Update COVID-19 in Indonesia: 836,718 confirmed infections, 24,343 deaths (11 January 2021)
11 January 2021 (closed)
USD/IDR (14,146) -6.00 -0.04%
EUR/IDR (17,335) +57.05 +0.33%
Jakarta Composite Index (6,382.93) +125.10 +1.99%
Last month we basically came to the conclusion that the novel coronavirus (COVID-19) crisis has a direct (short-term) positive effect on Indonesia’s trade performance (although the longer term consequences are clearly negative) as Indonesia managed to boost exports (possibly because it filled the gap left by China’s lockdown), while imports into Indonesia fell markedly (partly because of the lower need for inputs for export-oriented output), thus leading to a comfortable trade surplus.
This more-or-less continued into March 2020 although China started to come back online. Based on data from Statistics Indonesia (or BPS), Indonesia booked a USD $743.4 million trade surplus in March 2020. As the table below shows, Indonesia’s oil & gas deficit deteriorated sharply, while the non-oil & gas surplus improved significantly. However, considering the contribution of oil & gas trade to the total is much smaller compared to non-oil & gas, Indonesia managed to post an overall surplus in March.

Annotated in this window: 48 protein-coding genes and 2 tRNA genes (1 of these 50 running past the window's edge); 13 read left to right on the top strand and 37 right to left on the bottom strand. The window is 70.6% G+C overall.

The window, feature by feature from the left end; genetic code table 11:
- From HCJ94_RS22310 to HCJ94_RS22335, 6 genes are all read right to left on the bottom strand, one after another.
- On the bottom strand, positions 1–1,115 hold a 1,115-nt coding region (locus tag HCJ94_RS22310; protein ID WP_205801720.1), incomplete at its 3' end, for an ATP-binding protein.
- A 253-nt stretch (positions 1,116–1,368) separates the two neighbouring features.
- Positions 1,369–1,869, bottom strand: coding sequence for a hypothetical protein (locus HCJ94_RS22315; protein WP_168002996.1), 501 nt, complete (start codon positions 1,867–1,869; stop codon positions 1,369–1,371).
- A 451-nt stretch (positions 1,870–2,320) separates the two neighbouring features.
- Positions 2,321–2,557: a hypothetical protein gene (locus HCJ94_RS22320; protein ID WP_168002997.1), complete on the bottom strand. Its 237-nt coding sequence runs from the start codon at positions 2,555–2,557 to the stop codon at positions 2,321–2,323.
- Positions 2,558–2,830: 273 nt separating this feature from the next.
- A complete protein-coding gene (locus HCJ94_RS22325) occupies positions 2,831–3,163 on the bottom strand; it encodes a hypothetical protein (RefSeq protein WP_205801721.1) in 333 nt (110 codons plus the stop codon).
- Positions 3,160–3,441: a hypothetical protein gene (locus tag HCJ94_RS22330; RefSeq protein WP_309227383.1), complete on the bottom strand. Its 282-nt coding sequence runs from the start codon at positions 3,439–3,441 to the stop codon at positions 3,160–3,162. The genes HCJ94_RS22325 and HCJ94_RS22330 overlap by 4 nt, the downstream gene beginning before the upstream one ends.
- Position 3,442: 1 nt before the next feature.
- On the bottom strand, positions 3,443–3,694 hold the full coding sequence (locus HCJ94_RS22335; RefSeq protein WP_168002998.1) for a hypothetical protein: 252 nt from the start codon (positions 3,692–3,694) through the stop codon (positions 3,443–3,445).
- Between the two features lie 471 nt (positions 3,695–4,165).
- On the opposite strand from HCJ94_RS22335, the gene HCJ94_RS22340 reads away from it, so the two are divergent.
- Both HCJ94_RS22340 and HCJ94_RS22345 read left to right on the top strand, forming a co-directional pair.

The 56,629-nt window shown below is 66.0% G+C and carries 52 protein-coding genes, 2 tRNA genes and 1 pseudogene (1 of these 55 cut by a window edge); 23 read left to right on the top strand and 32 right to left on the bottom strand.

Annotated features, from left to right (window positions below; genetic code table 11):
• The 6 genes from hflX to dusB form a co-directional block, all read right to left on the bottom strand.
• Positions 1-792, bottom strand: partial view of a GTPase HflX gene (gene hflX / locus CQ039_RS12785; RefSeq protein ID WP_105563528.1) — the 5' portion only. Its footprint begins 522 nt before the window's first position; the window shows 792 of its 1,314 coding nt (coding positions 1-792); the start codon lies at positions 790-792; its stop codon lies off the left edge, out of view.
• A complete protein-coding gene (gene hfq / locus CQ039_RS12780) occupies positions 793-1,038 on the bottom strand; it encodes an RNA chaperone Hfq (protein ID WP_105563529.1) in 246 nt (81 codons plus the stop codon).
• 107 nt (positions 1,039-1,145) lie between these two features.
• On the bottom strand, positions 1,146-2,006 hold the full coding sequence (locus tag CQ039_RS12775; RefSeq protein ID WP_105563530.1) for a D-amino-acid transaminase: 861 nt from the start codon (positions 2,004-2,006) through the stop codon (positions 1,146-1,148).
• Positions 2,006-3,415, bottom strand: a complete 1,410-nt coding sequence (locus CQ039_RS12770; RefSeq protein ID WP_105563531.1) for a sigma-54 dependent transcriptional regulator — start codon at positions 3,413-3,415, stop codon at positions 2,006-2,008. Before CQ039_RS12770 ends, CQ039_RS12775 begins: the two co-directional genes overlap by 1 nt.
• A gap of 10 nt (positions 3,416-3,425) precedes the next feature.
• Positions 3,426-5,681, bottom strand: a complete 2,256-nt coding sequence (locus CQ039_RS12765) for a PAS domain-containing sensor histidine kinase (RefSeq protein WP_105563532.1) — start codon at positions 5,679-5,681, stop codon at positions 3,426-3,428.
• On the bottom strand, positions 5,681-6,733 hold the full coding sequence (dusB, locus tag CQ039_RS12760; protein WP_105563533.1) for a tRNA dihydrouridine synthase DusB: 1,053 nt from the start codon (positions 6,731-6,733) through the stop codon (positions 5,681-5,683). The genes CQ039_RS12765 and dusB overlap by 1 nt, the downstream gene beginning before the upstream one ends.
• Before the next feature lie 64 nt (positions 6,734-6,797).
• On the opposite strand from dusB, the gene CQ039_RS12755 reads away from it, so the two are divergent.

Indonesia’s oil & gas deficit deteriorated because of the collapse of global oil prices after demand for crude oil fell amid the COVID-19 crisis, while a price war emerged between two of the world's major oil producers: Saudi Arabia and Russia. Crude oil even went below zero as producers ran out of places to store their excess barrels of crude.
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